SO BLUNDERING was the attempt of [General Ambrose E.] Burnside on [Fredericksburg] December 13, 1862, and so easily was he beaten, notwithstanding the immensity of his force and power of his arms, that it seemed on our side rather a skirmish than a battle, though of the enemy the slaughter was terrific. Under the flag of truce sent by Burnside for permission to bury his dead, we rode over the field, and the sight of his dead and dying, in such amazing numbers, was absolutely sickening.
From prominent points in our line almost the entire scene could be taken in by the eye. And at once of those, the most commanding, where we had a few powerful guns, General Lee remained much of the day, observing the field; only too indifferent, as was his wont, to danger from the large, numerous, and well-aimed missiles hurled especially thither from the enemy’s heavy batteries across the Rappahannock. Seldom, in all the wars of the world, has a spectacle been presented like that which, from this central elevation, we looked upon. More than one hundred thousand blue-coated men in the open plain, with every military appliance, in battle order, and moving in their respective subdivisions to attack our line.
Although our numbers were certainly not half those of the enemy, there was misgiving, probably, in no officer or man as to the result. Events in one quarter of the field, as it lay before us, attracted peculiar interest, and gave occasion to one of those characteristic remarks of General Lee which told at once of his capacity for enjoying the excitements of action, and of the good feeling and strong principle that kept it under control. A large force advanced rapidly to charge our right. Stonewall Jackson was there, and that he would promptly hurl them back little doubt was entertained. Still no such assault can be witnessed without earnest interest, if not concern. Nor was the shock received on our side without loss.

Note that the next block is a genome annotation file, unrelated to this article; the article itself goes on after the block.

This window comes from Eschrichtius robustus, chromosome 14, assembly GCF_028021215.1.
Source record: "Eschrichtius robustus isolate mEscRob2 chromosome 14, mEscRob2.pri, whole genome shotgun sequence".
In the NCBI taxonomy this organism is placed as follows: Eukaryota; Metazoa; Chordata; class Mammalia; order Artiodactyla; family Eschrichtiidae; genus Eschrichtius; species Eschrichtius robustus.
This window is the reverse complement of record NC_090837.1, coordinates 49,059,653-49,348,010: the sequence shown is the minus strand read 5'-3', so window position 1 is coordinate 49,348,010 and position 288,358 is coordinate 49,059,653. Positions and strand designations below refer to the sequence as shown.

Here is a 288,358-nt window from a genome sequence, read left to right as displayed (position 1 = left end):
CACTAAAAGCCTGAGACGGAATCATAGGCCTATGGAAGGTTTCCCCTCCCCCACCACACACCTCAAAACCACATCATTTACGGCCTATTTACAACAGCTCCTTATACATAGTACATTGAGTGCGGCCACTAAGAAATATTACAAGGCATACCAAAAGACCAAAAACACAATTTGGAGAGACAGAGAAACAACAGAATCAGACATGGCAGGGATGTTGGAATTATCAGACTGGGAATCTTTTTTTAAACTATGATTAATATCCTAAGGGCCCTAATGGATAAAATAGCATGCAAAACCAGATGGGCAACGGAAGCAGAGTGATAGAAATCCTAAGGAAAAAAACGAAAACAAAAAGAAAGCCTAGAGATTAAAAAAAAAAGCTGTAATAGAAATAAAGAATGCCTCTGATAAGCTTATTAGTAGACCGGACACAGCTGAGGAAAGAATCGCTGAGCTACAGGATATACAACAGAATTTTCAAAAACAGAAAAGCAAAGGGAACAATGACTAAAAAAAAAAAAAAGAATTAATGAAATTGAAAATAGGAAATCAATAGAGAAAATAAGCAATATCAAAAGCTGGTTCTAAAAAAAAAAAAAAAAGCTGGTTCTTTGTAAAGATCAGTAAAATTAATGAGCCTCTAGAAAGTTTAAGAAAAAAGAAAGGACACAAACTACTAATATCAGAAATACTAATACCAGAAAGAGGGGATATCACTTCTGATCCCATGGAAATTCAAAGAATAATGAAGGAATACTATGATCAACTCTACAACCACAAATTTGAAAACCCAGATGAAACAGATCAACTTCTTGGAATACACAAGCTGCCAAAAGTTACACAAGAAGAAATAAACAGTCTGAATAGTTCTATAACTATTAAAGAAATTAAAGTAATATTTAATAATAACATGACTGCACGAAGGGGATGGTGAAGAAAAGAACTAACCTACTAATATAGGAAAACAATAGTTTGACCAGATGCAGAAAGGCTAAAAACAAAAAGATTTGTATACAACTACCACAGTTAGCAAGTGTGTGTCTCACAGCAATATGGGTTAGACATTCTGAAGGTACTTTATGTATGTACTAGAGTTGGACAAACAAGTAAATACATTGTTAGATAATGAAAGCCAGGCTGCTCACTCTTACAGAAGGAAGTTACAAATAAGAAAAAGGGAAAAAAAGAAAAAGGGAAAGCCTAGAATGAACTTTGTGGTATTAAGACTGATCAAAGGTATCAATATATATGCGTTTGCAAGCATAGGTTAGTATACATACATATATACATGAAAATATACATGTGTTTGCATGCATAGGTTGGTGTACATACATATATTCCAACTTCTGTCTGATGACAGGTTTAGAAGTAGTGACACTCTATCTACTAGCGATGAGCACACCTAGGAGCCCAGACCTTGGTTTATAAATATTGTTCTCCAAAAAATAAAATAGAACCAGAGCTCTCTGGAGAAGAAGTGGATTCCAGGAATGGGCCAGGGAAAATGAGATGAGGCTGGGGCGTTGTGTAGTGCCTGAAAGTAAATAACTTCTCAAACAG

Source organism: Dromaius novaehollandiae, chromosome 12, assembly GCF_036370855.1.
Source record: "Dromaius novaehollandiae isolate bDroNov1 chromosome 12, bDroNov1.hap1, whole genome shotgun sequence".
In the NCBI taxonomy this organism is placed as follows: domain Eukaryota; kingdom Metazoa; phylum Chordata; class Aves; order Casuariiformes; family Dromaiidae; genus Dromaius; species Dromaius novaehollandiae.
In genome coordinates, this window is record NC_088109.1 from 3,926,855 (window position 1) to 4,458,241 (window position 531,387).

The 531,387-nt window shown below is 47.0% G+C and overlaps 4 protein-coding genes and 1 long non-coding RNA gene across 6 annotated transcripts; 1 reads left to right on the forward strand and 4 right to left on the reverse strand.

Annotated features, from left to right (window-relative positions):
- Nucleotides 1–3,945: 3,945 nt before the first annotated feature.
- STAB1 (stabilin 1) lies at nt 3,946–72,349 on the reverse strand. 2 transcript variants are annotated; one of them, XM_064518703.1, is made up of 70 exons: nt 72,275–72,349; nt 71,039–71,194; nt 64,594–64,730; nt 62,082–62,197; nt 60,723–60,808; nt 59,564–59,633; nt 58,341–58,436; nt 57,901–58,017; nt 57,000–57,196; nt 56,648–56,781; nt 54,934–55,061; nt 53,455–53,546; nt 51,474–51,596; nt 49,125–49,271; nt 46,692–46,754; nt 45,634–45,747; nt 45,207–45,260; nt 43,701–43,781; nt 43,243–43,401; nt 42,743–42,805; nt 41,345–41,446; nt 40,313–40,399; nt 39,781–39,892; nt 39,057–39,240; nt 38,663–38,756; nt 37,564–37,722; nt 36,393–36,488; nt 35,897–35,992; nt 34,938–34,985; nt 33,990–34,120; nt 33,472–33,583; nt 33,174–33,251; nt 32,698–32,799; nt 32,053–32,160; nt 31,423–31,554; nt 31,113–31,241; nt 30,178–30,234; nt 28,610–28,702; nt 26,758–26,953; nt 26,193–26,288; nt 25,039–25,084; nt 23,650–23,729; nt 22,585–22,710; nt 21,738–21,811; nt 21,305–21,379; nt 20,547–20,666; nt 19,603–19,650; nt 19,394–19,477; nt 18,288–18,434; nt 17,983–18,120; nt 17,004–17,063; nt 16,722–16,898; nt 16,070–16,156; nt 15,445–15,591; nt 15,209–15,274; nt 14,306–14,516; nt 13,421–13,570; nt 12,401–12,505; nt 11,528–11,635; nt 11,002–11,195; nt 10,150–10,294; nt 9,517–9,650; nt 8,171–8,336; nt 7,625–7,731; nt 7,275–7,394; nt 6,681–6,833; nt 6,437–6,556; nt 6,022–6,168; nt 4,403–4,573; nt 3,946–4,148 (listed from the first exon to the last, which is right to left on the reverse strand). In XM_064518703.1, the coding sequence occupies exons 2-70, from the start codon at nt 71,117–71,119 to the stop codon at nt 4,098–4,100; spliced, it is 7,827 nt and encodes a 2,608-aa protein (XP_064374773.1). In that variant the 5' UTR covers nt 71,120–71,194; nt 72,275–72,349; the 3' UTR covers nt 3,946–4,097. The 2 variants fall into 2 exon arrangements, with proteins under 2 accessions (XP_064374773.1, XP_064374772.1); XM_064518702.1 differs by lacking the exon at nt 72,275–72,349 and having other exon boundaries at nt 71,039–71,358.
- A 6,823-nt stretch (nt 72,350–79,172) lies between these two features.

There fell the heroic General Gregg, of the gallant and now vengeance-suffering state of South Carolina. Presently, however, as was anticipated, the spirited charge was reversed, and blue figures by thousands were seen recrossing, “double-quick,” with faces to the rear, the space they had traversed, and hundreds of greay pursuers hastening their speed. While younger spectators near us gave expression to their feelings by shouts, clapping of hands, etc, the gratified yet considerate and amiable commander turn to myself, and with beaming countenance said, “It is well wear is so terrible, or we should get too fond of it.”
— W.N. Pendleton